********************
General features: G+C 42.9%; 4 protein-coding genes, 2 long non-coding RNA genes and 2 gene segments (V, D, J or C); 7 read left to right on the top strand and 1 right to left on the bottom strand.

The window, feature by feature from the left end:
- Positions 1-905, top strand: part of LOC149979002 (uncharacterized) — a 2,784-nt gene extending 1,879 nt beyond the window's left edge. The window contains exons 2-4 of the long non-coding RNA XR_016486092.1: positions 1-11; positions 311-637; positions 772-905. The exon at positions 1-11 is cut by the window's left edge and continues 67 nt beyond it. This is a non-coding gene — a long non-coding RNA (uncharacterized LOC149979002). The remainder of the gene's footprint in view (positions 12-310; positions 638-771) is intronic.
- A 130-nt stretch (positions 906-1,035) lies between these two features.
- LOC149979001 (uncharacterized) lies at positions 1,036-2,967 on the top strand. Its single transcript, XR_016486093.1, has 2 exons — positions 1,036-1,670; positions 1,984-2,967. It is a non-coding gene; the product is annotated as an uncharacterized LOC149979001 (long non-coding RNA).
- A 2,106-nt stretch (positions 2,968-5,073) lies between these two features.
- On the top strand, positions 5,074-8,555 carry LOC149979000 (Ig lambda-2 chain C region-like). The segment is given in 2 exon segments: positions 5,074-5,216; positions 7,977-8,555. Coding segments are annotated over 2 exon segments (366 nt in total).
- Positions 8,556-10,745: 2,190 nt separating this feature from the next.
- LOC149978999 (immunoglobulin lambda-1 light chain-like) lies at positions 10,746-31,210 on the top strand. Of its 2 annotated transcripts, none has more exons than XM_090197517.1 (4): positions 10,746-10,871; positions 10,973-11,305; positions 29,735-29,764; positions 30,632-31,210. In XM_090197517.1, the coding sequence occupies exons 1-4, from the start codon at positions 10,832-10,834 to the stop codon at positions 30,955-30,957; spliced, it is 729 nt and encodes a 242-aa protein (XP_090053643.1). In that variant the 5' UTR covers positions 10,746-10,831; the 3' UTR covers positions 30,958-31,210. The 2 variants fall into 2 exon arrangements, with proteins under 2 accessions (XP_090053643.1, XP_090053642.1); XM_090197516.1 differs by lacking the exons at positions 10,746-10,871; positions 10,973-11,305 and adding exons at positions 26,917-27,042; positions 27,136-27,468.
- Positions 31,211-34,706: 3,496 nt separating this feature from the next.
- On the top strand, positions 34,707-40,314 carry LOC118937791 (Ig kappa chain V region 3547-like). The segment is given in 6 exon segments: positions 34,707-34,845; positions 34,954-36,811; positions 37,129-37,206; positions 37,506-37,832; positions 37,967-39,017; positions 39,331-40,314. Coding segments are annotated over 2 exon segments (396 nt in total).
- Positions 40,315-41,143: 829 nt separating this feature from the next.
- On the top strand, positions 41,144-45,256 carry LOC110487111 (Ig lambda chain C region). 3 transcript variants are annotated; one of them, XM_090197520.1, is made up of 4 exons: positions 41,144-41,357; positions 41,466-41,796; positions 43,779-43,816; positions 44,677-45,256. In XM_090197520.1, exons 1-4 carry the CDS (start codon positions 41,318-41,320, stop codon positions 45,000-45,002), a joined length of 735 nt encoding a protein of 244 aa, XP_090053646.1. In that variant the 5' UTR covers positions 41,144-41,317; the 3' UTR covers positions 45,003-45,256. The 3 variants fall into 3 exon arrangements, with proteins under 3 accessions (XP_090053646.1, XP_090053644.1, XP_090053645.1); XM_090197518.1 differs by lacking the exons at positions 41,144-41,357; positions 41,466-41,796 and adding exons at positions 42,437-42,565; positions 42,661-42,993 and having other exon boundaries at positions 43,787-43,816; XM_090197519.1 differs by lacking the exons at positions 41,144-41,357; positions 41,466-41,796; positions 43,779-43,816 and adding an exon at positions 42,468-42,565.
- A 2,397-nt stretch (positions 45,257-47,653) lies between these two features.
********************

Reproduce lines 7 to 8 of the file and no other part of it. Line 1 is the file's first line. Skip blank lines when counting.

- On the top strand, positions 5,074-8,555 carry LOC149979000 (Ig lambda-2 chain C region-like). The segment is given in 2 exon segments: positions 5,074-5,216; positions 7,977-8,555. Coding segments are annotated over 2 exon segments (366 nt in total).
- Positions 8,556-10,745: 2,190 nt separating this feature from the next.